Skip to navigation Skip to main content



Jill Magid (b. 1973, Bridgeport, CT, USA) is a conceptual artist and writer. Her work has been the subject of solo exhibitions at Tate Modern, London; Museo Universitario Arte Contemporáneo, Mexico City; Whitney Museum of American Art, New York; San Francisco Art Institute; and the Stedelijk Museum Bureau, Amsterdam, among others.

Robert Morris Levine (for Zolo Press): The Renaissance philosopher Montaigne called his writings “essays” — “attempts” (from the French essayer, “to try”). In English, essay first meant “a legal trial.” You have said that your work begins when “I’m curious about a system and pose a question to it.” Do you see your artworks as essays?

Jill Magid: Yes and no. Yes: I like thinking of my artworks as trials, with an emphasis on “trying.” They are hypotheses. I never set out to argue a point; that is too easy. Rather, I attempt to explore something to the point of exhaustion—to ask it questions, to get to know it most intimately. Critics who view my work in terms of its answers are always frustrated.


But no: to suggest that my works are essays would be to reduce the particularities of the mediums I use. It is important to me that the form of what I make succeeds on its own terms, and couldn’t be said just as well with words on the page.

Z: You have worked in just about every medium. How do you find the right form for the question?

JM: That has become more and more challenging. With Evidence Locker (2004), one of my first epic projects, the medium was decided for me. The Liverpool Police department recorded CCTV video, kept it in real-time for the first twenty-four hours, thereafter turned it to three-frames-per-second, and deleted it after three days. To access the footage I had to fill out a Subject Access Request Form. The media—film and letters—were mandated by the system. That was a total gift. I enjoy when the system gives me a base vocabulary, which I can then push as far as I’d like. I am a huge fan of the default. I really hate arbitrary decisions.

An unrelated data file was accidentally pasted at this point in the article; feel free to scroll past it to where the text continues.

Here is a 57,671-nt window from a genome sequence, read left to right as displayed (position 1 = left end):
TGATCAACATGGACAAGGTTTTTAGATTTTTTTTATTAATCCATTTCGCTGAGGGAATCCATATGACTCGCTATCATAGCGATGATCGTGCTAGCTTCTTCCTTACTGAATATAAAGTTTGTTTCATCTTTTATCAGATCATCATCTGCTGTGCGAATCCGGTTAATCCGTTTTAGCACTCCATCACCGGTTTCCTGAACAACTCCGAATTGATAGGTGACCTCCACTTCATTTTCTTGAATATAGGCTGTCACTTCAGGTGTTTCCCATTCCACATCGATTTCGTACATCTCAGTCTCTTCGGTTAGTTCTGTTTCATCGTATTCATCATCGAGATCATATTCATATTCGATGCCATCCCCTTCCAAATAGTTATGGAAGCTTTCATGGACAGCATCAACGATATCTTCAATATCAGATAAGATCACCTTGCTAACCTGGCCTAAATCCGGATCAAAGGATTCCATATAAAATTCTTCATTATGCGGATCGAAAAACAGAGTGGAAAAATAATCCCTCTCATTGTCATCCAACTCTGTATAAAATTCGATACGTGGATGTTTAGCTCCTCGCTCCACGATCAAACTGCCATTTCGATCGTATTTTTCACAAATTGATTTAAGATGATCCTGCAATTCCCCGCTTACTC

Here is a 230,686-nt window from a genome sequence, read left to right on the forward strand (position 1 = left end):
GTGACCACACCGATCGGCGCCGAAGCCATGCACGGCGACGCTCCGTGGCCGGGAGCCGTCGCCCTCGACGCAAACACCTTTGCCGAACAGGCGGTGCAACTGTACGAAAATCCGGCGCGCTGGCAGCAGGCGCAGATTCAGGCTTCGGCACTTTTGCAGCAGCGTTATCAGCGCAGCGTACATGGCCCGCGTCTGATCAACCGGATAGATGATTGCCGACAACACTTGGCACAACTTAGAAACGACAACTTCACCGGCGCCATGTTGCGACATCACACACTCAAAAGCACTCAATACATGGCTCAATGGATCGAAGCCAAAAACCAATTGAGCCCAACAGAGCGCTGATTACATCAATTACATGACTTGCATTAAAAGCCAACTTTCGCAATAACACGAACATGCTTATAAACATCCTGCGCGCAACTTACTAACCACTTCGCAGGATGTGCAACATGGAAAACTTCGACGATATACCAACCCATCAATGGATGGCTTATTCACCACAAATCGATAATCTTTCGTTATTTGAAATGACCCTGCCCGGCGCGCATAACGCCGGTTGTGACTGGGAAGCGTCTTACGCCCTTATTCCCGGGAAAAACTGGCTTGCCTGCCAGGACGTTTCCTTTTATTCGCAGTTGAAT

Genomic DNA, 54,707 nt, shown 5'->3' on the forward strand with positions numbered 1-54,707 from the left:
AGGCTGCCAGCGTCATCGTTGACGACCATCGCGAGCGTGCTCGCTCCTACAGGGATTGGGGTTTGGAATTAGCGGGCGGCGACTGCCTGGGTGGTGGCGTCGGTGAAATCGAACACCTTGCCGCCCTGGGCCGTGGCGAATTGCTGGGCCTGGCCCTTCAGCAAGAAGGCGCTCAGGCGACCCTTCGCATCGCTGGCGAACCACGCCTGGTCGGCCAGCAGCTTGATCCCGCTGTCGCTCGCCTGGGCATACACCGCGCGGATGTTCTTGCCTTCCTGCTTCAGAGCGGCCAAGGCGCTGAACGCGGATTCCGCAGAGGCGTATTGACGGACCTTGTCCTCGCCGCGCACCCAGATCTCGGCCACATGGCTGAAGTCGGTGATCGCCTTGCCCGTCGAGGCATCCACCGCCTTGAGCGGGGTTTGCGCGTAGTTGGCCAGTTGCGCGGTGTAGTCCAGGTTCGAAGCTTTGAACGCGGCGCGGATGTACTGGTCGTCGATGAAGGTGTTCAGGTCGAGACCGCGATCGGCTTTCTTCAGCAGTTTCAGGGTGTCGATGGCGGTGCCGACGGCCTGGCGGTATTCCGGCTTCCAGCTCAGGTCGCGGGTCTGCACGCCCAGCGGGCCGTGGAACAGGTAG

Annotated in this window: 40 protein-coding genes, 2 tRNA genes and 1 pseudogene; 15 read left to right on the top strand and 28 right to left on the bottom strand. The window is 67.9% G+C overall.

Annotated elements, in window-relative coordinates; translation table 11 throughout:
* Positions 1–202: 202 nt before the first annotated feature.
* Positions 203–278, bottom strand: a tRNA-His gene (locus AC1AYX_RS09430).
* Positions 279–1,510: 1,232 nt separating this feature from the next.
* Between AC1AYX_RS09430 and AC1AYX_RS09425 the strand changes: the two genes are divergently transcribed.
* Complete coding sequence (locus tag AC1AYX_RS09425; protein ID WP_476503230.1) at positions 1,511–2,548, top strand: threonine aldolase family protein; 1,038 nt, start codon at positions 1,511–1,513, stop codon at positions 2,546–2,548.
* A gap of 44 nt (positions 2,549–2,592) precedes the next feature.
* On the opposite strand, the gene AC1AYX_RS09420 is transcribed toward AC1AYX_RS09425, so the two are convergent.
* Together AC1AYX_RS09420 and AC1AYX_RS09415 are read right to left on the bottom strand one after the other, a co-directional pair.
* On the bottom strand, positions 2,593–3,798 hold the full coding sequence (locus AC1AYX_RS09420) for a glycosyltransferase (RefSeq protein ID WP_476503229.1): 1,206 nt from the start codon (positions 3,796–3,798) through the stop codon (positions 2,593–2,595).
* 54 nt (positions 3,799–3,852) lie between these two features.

The Spy Project (2005) was different. The Dutch General Intelligence and Security Service (AIVD) said that I could interview their agents but only record them with pen and paper. I proposed to write a book, in turn. But it was difficult to capture the spirit of my conversations with the agents, and I felt incapacitated for a while in the writing. Each agent used a different kind of mask: some of them would talk themselves up in a clearly over-exaggerated way, others seemed to be flat-out lying, and yet others told me more than they probably should have, using me to be able to voice what they otherwise couldn’t. There were some ways that they spoke that lent themselves to formal applications. For instance, the agents kept saying that I could “burn them.” I wanted to use that language of “burning” someone’s identity literally, so that my descriptions of the agents were actually burning. My original idea was to use the kind of wires in a radiator or old space heater that burn orange when hot.

Z: To which the museum said...

JM: Nice try. I had to use neon. And of course neon has its own history—its own competing vocabulary, which I had to navigate carefully. The diameter of the neon I chose is extremely small; the smaller the diameter, the more ferocious the light. It filled the room with a buzz. Interestingly enough, when I showed the neon so many viewers remarked that they’d enjoyed that I heated the room. That was all psychological. There was no temperature shift. People said it enough that we actually tested it.

A lot of times I find the form through a slippage of language—the idea of burning, for example. Language helps me arrive at formal solutions.


Z: Becoming Tarden, your book from The Spy Project, was published in redacted form after the AIVD confiscated the uncensored manuscript. Did the censorship feel appropriate to the way you were communicating with those agents?

JM: I never thought of it like that, or at least not initially. After receiving the redactions, I was devastated. I felt like I’d been robbed of my novel. It took a while to recognize what their censorship gave to the project rather than what it took away from it. And I realized that the redactions mirrored the larger system of control, even exposed it. The director of the intelligence agency made those decisions. It was his voice that was being reflected.

Z: Is he a co-author, then?